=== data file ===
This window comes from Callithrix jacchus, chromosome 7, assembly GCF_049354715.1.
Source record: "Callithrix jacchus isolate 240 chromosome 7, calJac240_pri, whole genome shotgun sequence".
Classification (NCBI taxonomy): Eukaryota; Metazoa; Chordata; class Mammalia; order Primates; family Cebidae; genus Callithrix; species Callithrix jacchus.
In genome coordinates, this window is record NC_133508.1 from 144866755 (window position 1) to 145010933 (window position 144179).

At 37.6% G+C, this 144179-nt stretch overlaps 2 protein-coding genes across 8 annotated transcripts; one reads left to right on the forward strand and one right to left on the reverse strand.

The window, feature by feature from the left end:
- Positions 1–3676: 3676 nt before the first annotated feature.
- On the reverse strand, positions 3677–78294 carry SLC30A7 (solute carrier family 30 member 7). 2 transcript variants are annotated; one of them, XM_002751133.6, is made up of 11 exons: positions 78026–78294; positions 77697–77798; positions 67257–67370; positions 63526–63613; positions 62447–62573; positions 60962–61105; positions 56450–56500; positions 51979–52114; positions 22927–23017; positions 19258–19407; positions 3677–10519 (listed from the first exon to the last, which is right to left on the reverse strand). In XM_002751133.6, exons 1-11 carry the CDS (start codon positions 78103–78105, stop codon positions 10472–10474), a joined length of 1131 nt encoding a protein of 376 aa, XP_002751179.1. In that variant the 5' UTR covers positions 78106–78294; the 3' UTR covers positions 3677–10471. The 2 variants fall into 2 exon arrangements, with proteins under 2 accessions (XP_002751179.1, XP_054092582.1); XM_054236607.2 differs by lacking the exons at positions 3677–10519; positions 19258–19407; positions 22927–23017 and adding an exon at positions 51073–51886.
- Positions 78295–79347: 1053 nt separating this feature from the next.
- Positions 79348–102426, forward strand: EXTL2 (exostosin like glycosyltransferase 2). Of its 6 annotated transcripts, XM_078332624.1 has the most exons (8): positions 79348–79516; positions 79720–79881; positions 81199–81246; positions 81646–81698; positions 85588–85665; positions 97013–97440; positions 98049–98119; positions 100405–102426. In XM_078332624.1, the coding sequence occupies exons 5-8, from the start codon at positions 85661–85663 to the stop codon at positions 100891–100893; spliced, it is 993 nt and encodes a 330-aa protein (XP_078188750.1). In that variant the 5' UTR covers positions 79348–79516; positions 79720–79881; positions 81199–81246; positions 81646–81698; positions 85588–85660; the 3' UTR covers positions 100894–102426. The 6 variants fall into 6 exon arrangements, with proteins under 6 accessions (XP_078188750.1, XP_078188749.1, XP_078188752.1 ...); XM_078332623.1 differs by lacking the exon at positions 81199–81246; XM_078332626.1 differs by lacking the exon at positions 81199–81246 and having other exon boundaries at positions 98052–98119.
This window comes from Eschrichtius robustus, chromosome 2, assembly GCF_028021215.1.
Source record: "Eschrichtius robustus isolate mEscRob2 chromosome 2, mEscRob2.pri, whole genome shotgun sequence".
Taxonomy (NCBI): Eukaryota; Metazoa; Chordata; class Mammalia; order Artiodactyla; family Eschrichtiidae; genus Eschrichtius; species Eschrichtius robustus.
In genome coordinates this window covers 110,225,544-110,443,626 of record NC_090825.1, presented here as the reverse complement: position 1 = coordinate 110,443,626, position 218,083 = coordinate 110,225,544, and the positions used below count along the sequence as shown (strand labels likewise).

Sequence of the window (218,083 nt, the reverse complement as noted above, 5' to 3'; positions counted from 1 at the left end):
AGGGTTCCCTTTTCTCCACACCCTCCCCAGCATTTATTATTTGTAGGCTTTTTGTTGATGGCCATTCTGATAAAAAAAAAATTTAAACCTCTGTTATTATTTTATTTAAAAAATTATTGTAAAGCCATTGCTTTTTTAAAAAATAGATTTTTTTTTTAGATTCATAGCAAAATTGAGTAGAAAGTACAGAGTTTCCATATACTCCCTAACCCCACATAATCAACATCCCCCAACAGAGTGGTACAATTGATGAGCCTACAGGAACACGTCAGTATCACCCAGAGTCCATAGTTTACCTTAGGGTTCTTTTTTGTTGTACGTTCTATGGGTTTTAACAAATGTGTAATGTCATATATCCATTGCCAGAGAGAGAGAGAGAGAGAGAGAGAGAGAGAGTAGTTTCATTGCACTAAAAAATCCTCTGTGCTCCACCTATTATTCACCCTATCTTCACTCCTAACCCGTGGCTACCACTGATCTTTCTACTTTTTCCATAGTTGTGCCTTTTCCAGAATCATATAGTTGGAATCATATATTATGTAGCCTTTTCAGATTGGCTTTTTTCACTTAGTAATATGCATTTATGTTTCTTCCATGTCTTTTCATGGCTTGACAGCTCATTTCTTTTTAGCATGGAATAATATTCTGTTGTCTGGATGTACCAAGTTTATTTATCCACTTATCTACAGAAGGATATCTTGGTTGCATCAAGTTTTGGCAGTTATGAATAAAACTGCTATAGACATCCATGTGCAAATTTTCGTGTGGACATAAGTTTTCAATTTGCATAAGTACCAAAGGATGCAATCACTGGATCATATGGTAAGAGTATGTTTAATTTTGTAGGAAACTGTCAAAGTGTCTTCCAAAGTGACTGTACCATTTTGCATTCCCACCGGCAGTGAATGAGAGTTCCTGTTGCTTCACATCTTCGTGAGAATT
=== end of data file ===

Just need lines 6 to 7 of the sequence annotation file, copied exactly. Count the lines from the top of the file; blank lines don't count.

The window, feature by feature from the left end:
- Positions 1–3676: 3676 nt before the first annotated feature.